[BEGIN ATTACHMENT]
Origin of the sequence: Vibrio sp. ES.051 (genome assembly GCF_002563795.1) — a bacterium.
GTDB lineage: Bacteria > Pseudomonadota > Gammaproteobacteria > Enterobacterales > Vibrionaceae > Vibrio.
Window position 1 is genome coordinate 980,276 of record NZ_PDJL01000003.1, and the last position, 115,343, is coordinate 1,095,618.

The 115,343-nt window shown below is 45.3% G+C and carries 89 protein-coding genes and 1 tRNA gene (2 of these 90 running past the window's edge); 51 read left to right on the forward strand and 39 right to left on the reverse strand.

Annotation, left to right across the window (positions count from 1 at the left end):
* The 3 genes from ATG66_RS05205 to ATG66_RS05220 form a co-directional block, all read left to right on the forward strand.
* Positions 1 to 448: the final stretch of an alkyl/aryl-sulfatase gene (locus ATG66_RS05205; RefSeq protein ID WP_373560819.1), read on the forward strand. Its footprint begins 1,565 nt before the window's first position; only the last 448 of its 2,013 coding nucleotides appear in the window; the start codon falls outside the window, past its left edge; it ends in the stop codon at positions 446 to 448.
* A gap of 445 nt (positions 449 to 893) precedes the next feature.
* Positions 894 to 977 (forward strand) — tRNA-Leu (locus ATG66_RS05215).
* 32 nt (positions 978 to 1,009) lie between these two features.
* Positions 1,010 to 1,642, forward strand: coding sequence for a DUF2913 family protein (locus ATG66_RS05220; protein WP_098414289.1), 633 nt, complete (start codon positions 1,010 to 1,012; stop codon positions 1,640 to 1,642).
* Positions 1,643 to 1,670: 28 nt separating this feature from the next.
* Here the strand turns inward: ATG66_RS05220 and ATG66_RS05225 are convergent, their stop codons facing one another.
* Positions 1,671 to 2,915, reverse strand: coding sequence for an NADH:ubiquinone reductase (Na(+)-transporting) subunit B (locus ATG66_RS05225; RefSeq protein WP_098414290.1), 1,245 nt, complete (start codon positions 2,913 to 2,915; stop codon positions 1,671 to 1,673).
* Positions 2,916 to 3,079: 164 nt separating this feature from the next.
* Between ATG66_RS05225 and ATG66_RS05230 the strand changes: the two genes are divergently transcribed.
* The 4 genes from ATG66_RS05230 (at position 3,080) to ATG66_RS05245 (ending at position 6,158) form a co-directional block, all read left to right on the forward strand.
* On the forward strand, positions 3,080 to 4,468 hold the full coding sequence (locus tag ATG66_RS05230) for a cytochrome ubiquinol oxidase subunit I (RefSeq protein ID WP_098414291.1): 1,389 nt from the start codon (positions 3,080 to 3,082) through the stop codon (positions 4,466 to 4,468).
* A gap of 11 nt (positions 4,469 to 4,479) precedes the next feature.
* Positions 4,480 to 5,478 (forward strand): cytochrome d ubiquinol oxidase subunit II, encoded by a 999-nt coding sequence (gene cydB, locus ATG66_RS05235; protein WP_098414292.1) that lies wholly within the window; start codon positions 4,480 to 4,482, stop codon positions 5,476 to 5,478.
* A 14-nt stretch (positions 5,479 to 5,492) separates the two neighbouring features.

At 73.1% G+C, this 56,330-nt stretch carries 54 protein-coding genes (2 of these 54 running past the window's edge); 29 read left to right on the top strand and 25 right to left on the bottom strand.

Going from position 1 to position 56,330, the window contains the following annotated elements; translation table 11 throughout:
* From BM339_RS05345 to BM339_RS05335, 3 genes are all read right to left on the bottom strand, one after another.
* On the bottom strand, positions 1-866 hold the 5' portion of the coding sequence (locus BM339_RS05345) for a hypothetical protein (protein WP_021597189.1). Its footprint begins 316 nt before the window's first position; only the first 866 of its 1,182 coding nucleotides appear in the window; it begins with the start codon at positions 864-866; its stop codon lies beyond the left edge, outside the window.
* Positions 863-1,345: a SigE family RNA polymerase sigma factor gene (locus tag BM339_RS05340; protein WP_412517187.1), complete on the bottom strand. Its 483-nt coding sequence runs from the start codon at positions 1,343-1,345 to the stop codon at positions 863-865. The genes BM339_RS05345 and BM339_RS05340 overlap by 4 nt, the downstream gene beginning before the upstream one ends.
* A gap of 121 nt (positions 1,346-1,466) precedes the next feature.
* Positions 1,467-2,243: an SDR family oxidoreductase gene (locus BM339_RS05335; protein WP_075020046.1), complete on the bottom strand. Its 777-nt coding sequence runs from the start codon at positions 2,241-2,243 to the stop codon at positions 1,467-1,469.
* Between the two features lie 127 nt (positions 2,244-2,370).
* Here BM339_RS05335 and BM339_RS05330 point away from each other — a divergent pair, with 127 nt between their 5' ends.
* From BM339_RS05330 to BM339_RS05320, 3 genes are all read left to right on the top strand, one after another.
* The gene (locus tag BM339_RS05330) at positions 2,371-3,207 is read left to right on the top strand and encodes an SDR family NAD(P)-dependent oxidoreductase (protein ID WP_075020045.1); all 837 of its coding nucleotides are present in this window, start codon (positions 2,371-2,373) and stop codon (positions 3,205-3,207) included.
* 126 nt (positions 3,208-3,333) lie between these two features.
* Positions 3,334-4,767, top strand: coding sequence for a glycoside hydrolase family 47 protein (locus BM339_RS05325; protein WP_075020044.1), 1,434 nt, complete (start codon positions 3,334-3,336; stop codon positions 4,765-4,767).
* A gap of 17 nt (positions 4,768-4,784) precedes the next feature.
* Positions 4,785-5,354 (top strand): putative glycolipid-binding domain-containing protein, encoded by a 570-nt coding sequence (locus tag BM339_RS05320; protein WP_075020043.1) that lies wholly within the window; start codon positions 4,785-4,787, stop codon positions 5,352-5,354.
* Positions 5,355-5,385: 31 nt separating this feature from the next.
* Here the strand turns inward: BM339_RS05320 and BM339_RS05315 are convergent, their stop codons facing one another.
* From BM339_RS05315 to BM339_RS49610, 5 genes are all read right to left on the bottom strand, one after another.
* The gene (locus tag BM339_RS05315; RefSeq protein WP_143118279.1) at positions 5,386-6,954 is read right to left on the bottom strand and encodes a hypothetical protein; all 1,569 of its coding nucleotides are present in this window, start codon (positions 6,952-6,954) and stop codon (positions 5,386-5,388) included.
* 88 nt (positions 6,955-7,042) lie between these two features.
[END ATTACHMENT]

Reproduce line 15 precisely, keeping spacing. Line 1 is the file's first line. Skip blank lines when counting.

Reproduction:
* Positions 2,916 to 3,079: 164 nt separating this feature from the next.